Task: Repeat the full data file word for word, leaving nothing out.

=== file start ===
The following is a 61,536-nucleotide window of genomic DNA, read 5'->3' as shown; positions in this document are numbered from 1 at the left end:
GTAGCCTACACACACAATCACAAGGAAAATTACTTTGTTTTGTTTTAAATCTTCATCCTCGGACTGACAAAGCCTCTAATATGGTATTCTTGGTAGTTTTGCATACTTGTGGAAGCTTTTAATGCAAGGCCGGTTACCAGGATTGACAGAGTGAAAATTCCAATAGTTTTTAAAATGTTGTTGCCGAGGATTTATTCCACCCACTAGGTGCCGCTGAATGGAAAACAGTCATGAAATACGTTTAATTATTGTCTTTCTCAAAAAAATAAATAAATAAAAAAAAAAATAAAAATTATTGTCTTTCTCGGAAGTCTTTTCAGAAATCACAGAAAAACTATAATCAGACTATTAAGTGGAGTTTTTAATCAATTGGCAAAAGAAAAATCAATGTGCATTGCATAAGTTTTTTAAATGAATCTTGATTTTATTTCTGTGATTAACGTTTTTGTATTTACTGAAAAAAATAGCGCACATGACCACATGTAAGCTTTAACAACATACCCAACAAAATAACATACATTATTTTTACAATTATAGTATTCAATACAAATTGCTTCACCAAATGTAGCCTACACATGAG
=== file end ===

The following is a 61,536-nucleotide window of genomic DNA, read 5'->3' as shown; positions in this document are numbered from 1 at the left end:
GTAGCCTACACACACAATCACAAGGAAAATTACTTTGTTTTGTTTTAAATCTTCATCCTCGGACTGACAAAGCCTCTAATATGGTATTCTTGGTAGTTTTGCATACTTGTGGAAGCTTTTAATGCAAGGCCGGTTACCAGGATTGACAGAGTGAAAATTCCAATAGTTTTTAAAATGTTGTTGCCGAGGATTTATTCCACCCACTAGGTGCCGCTGAATGGAAAACAGTCATGAAATACGTTTAATTATTGTCTTTCTCAAAAAAATAAATAAATAAAAAAAAAAATAAAAATTATTGTCTTTCTCGGAAGTCTTTTCAGAAATCACAGAAAAACTATAATCAGACTATTAAGTGGAGTTTTTAATCAATTGGCAAAAGAAAAATCAATGTGCATTGCATAAGTTTTTTAAATGAATCTTGATTTTATTTCTGTGATTAACGTTTTTGTATTTACTGAAAAAAATAGCGCACATGACCACATGTAAGCTTTAACAACATACCCAACAAAATAACATACATTATTTTTACAATTATAGTATTCAATACAAATTGCTTCACCAAATGTAGCCTACACATGAG